Discussion in 'English Only' started by alc112, Jul 16, 2005.
i would like to know which is the plural of CD
is Cds or Cd's?
thank you very much
It's CDs, although CD's is common and usually acceptable.
It depends on which style manual you use. Here's what the Chicago Manual of Style has to say:
Q. When using the plural of “ad,” i.e, “ad’s,” is it incorrect to use the apostrophe? The three-letter string “ads” just looks so wrong when typesetting it. Would appreciate your guidance.
A. “Ad” is just a regular word, and the plural “ads” is also regular, so there’s no need to mess with it. Plurals almost never take an apostrophe. Chicago style uses an apostrophe for the plural of lowercase single letters (x’s and o’s), but for little else (for instance, we write “dos and don’ts”). Of course, if you come across a plural that would be misunderstood without an apostrophe, you should use one: for instance, in A’s and B’s, the first term would be mistaken for “As” without an apostrophe, and the second term uses the apostrophe because it would look inconsistent to style them in different ways. Please see CMS 7.16 and 7.63–65 for more examples and exceptions.http://www.press.uchicago.edu/Misc/Chicago/cmosfaq/cmosfaq.html
Thank you very much!!!
thank you very much for that link LGS!!
Oops. Why, oh why would anyone put an apostrophe in there?
I mean, we've got to take a stand somewhere. The grocers' apostrophe is to be resisted at all times.
...so I meekly suggest that really we should try to persuade people that CDs is the correct plural.
If you happen to own an especially important and rare CD, you might choose to refer to that CD's importance and rarity.
Why! Well, I've been taught that you could write it both ways...with or without apostrophe...although nowadays the tendency is to write is without it.
Sorry - this is another of my pet hates
To make a plural there should not be an apostrophe. Writing CD's instead of CDs is just as irritating (and wrong) as the familiar signs on the market stall advertising grape's tomato's potato's banana's and so on.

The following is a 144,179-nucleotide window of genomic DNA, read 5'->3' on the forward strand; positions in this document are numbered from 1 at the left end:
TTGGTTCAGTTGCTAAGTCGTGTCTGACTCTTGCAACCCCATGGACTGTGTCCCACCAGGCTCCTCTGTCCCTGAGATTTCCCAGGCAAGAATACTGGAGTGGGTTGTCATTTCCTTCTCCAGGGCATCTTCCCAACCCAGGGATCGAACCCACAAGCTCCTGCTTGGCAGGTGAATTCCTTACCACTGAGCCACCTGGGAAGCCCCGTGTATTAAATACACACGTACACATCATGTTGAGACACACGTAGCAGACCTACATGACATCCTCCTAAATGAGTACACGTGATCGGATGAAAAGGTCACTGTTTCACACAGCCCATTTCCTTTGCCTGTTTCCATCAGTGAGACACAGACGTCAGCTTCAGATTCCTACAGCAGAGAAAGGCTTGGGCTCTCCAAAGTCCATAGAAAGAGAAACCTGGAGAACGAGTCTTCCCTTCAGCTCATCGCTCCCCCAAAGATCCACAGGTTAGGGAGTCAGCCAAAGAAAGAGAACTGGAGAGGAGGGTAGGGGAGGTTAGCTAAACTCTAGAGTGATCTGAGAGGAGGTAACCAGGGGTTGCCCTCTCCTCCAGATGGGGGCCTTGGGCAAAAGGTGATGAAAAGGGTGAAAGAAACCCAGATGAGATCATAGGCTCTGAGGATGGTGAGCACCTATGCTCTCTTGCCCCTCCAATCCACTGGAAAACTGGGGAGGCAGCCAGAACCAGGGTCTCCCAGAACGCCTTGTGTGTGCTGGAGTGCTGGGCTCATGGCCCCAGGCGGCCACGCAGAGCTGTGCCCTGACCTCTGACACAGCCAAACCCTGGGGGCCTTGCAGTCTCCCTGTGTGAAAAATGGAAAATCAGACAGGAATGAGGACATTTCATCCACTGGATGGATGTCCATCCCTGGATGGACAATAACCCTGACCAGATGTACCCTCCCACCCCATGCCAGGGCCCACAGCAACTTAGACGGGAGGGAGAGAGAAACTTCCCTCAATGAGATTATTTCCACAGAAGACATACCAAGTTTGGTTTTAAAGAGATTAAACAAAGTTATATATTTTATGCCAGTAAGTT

Where in the world did you see fruits and vegetables written with an apostrophe as an indication of pluraity? Is that an Irish thing?
In the US, one sees grapes, potatoes, tomatoes, etc. on outdoor stalls.
Fortunately, for my state of health, it doesn't happen a lot this side of the Irish Sea. It is reputed to happen with distressing regularity over there on the other side (in England, that is). Our generally higher standard of education has, so far, kept it that way.
If you are not convinced, take a look at this website and click on the links for examples. Be strong, Eddie, this is not for the faint-hearted.
But... how do you say this >> "write the dots on your "i's" or "is"?
Eddie-- maybe they're more literate in NYC (yeah, right!). I see apostrophized "plurals" in signing all over the place, especially on reader boards and handmade signs, including signs in supermarkets. If you venture far enough into the "flyover zone" you'll even see this misuse on movie marquees. (we don't have much live thee-ayter)
I'm with Panjandrum on this one, I hate it ferociously.
Ah well, of course you have found the inevitable exception
As stated in the reference guide that lgs mentioned, the plural of individual letters has to have an apostrophe to avoid exactly the problem you have identified
Hee...hee... why such a hatred towards the apostrophes??? You use them all the time!!!